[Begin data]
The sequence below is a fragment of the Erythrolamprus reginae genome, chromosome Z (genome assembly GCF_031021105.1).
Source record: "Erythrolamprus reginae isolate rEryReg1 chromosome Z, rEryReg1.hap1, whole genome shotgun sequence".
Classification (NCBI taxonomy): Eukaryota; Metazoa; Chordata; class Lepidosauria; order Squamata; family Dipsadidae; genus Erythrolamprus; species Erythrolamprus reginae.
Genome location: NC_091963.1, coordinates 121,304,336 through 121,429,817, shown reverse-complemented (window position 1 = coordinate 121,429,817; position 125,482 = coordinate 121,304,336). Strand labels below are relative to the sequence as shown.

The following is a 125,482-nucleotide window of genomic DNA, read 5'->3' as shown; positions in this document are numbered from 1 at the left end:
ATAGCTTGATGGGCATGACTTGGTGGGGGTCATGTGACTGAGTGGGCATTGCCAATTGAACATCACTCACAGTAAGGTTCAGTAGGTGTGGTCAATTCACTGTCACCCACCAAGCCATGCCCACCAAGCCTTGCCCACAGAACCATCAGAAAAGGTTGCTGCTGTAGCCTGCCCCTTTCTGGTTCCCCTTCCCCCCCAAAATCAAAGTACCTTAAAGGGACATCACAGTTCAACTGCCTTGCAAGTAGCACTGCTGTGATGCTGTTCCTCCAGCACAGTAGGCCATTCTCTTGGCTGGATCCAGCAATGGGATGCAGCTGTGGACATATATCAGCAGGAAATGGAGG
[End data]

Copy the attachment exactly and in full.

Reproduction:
The sequence below is a fragment of the Erythrolamprus reginae genome, chromosome Z (genome assembly GCF_031021105.1).
Source record: "Erythrolamprus reginae isolate rEryReg1 chromosome Z, rEryReg1.hap1, whole genome shotgun sequence".
Classification (NCBI taxonomy): Eukaryota; Metazoa; Chordata; class Lepidosauria; order Squamata; family Dipsadidae; genus Erythrolamprus; species Erythrolamprus reginae.
Genome location: NC_091963.1, coordinates 121,304,336 through 121,429,817, shown reverse-complemented (window position 1 = coordinate 121,429,817; position 125,482 = coordinate 121,304,336). Strand labels below are relative to the sequence as shown.

The following is a 125,482-nucleotide window of genomic DNA, read 5'->3' as shown; positions in this document are numbered from 1 at the left end:
ATAGCTTGATGGGCATGACTTGGTGGGGGTCATGTGACTGAGTGGGCATTGCCAATTGAACATCACTCACAGTAAGGTTCAGTAGGTGTGGTCAATTCACTGTCACCCACCAAGCCATGCCCACCAAGCCTTGCCCACAGAACCATCAGAAAAGGTTGCTGCTGTAGCCTGCCCCTTTCTGGTTCCCCTTCCCCCCCAAAATCAAAGTACCTTAAAGGGACATCACAGTTCAACTGCCTTGCAAGTAGCACTGCTGTGATGCTGTTCCTCCAGCACAGTAGGCCATTCTCTTGGCTGGATCCAGCAATGGGATGCAGCTGTGGACATATATCAGCAGGAAATGGAGG